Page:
Effects of Urban and Biomass Burning Sources on Downwind Aerosol and Ozone Distributions: Regional Scale Simulations Combined with Airborne Remote Sensing Measurements during TCAP and SEAC4RS and their Link to Spaceborne Observations

Wednesday, 17 December 2014
Michal Segal-Rosenhaimer1, Yohei Shinozuka1, Jens Redemann2, Jerome D Fast3, Larry K Berg4 and Pablo E Saide5, (1)BAERI/NASA Ames Research Center, Moffett Field, CA, United States, (2)NASA Ames Research Center, Moffett Field, CA, United States, (3)Pacific Northwest Natl Lab, Richland, WA, United States, (4)Pacific Northwest National Lab, Richland, WA, United States, (5)The University of Iowa, Iowa City, IA, United States
Airborne remote sensing measurements provide a valuable tool in constraining regional models, and a way to assess effects of source emissions and long-range transport on atmospheric composition.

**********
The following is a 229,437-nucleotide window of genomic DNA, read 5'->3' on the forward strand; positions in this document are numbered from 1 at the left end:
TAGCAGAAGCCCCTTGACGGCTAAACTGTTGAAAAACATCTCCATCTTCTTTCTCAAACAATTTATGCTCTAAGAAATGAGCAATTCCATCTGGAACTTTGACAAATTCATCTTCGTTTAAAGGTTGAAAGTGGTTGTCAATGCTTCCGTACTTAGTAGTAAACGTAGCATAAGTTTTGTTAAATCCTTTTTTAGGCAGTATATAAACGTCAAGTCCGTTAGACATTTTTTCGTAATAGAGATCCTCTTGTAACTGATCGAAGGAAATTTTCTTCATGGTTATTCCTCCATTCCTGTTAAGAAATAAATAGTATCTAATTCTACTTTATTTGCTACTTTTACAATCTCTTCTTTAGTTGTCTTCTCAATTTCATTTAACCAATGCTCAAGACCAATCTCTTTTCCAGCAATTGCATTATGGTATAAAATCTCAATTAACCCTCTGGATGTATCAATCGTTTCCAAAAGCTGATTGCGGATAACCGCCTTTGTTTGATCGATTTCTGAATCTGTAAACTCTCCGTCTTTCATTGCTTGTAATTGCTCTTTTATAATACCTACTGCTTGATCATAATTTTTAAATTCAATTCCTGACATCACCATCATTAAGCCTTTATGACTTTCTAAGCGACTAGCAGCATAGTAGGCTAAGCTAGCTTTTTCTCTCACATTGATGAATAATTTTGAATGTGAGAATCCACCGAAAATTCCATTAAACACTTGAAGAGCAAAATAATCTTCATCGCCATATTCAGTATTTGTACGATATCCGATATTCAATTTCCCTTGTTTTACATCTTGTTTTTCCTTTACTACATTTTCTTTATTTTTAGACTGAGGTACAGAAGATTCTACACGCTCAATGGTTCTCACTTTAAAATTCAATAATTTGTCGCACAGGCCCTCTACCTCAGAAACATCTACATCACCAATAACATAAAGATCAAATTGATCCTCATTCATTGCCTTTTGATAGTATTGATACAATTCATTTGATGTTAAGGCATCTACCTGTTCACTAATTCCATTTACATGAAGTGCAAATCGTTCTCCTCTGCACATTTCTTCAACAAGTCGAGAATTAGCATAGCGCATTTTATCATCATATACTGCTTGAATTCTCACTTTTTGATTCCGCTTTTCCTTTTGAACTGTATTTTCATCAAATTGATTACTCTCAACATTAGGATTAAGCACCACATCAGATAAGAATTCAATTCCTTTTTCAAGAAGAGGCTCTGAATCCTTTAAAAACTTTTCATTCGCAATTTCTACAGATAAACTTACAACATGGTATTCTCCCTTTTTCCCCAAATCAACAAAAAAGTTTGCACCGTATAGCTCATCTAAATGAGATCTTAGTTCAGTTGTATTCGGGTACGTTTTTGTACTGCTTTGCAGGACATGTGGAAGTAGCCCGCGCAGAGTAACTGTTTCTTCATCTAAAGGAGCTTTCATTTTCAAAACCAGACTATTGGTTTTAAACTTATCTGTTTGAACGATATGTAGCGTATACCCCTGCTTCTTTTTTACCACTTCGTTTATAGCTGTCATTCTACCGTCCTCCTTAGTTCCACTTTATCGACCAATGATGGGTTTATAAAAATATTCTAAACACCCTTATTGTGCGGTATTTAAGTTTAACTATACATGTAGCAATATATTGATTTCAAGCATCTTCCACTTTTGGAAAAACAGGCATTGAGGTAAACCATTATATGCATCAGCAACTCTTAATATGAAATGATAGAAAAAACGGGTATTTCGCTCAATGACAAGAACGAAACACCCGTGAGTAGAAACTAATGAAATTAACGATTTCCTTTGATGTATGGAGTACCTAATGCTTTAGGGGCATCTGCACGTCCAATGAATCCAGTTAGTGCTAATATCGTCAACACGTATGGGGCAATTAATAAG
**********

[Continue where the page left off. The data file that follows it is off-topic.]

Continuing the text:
In this work we combine airborne and space-borne remote sensing measurements of AOD and ozone with trajectory and regional models to 1) study the effects of emissions and long-range transport on atmospheric composition of downwind receptor areas, and 2) explore signatures of these effects observable from satellite sensors. Our study focuses on the East and West Coast of the US during the 2012 TCAP (Two Column Aerosol Project) summer and the 2013 SEAC4RS (Studies of Emissions, Atmospheric Composition, Clouds and Climate Coupling by Regional Surveys) campaigns. We define two main receptor regions: (1) ocean-column offshore of Cape-Cod during TCAP and (2) downwind area from Yosemite Rim fires over Nevada and Idaho during SEAC4RS. For each region, we perform forward trajectory simulations from two major emission sources - fires and urban/industrial centers - using FLEXPART Lagrangian analysis driven by WRF meteorology to assign their relative importance. We then compare WRF-Chem simulated column AOD, extinction profiles and ozone amounts for each receptor area with the airborne measurements made by the 4STAR (Spectrometer for Sky-Scanning, Sun-Tracking Atmospheric Research), as well as with space-borne measurement by MODIS and OMI. Finally, we investigate differences in total AOD, vertical distributions (when available), and ozone levels as they relate to source attribution, spatial averaging, and to modeling and measurement uncertainties.